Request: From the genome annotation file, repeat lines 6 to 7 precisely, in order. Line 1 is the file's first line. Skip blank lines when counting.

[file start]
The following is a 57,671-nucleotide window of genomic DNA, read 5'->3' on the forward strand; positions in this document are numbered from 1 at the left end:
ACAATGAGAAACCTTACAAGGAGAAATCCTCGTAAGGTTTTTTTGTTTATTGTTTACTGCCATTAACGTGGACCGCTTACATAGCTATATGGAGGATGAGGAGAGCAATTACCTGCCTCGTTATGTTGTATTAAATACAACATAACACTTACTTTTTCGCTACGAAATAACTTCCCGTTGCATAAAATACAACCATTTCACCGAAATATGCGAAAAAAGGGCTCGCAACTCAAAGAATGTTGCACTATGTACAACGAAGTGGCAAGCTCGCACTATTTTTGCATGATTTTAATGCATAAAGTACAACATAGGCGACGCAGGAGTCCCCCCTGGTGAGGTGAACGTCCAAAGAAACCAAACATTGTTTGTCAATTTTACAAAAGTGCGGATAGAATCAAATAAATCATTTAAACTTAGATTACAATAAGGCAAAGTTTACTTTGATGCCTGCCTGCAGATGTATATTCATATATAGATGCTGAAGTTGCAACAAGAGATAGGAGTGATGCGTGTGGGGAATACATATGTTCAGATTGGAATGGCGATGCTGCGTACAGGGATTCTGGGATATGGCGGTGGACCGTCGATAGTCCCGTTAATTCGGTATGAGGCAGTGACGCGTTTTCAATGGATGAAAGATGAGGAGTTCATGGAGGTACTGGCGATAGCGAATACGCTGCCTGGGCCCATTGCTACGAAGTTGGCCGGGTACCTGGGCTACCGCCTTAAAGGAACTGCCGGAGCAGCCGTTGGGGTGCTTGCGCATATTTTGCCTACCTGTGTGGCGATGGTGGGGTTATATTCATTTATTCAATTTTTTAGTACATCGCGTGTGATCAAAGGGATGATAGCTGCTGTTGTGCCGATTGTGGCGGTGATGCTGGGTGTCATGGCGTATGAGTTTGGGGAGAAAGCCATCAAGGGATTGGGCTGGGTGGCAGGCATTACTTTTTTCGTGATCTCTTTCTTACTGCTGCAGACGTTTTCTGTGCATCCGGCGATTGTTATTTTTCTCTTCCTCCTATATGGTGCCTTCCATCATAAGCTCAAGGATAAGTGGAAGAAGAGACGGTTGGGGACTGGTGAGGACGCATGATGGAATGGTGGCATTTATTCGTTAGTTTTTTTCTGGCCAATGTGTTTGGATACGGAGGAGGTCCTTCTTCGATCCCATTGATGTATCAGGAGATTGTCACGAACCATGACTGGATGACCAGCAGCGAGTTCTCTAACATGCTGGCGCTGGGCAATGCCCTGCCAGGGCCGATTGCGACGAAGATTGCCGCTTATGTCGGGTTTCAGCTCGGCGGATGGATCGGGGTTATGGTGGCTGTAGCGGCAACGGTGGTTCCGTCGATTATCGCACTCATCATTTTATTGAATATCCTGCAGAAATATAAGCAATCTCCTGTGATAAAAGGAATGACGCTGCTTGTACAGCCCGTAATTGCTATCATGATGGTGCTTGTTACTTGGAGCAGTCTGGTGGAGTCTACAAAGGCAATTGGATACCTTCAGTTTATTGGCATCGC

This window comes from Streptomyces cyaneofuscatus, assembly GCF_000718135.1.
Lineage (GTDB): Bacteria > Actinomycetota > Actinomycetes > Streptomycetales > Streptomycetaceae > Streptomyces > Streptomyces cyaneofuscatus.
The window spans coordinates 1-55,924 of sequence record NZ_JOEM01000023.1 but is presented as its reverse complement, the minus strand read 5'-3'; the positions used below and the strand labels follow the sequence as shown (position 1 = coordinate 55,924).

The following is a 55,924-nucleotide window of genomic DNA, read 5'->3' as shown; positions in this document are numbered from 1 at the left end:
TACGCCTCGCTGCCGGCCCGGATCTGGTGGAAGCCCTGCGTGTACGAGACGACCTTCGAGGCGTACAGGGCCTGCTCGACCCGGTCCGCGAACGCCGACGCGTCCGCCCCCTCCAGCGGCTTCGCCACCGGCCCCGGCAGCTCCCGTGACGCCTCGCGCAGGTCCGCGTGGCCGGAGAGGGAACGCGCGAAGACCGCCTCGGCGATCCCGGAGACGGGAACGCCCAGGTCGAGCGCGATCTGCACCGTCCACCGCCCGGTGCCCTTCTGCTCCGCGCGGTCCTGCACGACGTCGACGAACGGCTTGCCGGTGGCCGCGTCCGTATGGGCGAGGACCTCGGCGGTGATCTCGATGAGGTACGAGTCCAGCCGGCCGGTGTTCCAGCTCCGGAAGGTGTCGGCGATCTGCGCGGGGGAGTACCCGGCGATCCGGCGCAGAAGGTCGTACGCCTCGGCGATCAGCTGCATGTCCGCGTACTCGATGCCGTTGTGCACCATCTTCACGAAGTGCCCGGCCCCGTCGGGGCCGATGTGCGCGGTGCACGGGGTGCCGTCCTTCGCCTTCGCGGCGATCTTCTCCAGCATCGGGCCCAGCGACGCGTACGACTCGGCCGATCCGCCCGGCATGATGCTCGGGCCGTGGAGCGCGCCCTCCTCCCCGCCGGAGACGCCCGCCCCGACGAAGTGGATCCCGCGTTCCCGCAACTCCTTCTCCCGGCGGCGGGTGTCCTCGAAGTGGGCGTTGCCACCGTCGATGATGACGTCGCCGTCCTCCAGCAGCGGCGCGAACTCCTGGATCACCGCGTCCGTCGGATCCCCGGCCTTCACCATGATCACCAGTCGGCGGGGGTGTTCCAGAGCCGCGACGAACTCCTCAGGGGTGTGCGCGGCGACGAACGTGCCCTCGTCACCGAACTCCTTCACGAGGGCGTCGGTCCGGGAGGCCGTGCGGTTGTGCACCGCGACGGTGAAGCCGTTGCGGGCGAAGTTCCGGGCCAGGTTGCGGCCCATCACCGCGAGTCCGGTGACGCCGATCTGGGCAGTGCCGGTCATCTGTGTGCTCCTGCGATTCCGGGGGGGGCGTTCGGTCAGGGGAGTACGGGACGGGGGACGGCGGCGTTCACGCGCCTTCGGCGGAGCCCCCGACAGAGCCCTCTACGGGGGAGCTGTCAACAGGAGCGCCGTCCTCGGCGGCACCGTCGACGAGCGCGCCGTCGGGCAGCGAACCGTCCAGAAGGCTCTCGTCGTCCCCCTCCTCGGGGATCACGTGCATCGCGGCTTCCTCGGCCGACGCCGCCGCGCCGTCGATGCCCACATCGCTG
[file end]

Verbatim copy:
The following is a 55,924-nucleotide window of genomic DNA, read 5'->3' as shown; positions in this document are numbered from 1 at the left end:
TACGCCTCGCTGCCGGCCCGGATCTGGTGGAAGCCCTGCGTGTACGAGACGACCTTCGAGGCGTACAGGGCCTGCTCGACCCGGTCCGCGAACGCCGACGCGTCCGCCCCCTCCAGCGGCTTCGCCACCGGCCCCGGCAGCTCCCGTGACGCCTCGCGCAGGTCCGCGTGGCCGGAGAGGGAACGCGCGAAGACCGCCTCGGCGATCCCGGAGACGGGAACGCCCAGGTCGAGCGCGATCTGCACCGTCCACCGCCCGGTGCCCTTCTGCTCCGCGCGGTCCTGCACGACGTCGACGAACGGCTTGCCGGTGGCCGCGTCCGTATGGGCGAGGACCTCGGCGGTGATCTCGATGAGGTACGAGTCCAGCCGGCCGGTGTTCCAGCTCCGGAAGGTGTCGGCGATCTGCGCGGGGGAGTACCCGGCGATCCGGCGCAGAAGGTCGTACGCCTCGGCGATCAGCTGCATGTCCGCGTACTCGATGCCGTTGTGCACCATCTTCACGAAGTGCCCGGCCCCGTCGGGGCCGATGTGCGCGGTGCACGGGGTGCCGTCCTTCGCCTTCGCGGCGATCTTCTCCAGCATCGGGCCCAGCGACGCGTACGACTCGGCCGATCCGCCCGGCATGATGCTCGGGCCGTGGAGCGCGCCCTCCTCCCCGCCGGAGACGCCCGCCCCGACGAAGTGGATCCCGCGTTCCCGCAACTCCTTCTCCCGGCGGCGGGTGTCCTCGAAGTGGGCGTTGCCACCGTCGATGATGACGTCGCCGTCCTCCAGCAGCGGCGCGAACTCCTGGATCACCGCGTCCGTCGGATCCCCGGCCTTCACCATGATCACCAGTCGGCGGGGGTGTTCCAGAGCCGCGACGAACTCCTCAGGGGTGTGCGCGGCGACGAACGTGCCCTCGTCACCGAACTCCTTCACGAGGGCGTCGGTCCGGGAGGCCGTGCGGTTGTGCACCGCGACGGTGAAGCCGTTGCGGGCGAAGTTCCGGGCCAGGTTGCGGCCCATCACCGCGAGTCCGGTGACGCCGATCTGGGCAGTGCCGGTCATCTGTGTGCTCCTGCGATTCCGGGGGGGGCGTTCGGTCAGGGGAGTACGGGACGGGGGACGGCGGCGTTCACGCGCCTTCGGCGGAGCCCCCGACAGAGCCCTCTACGGGGGAGCTGTCAACAGGAGCGCCGTCCTCGGCGGCACCGTCGACGAGCGCGCCGTCGGGCAGCGAACCGTCCAGAAGGCTCTCGTCGTCCCCCTCCTCGGGGATCACGTGCATCGCGGCTTCCTCGGCCGACGCCGCCGCGCCGTCGATGCCCACATCGCTG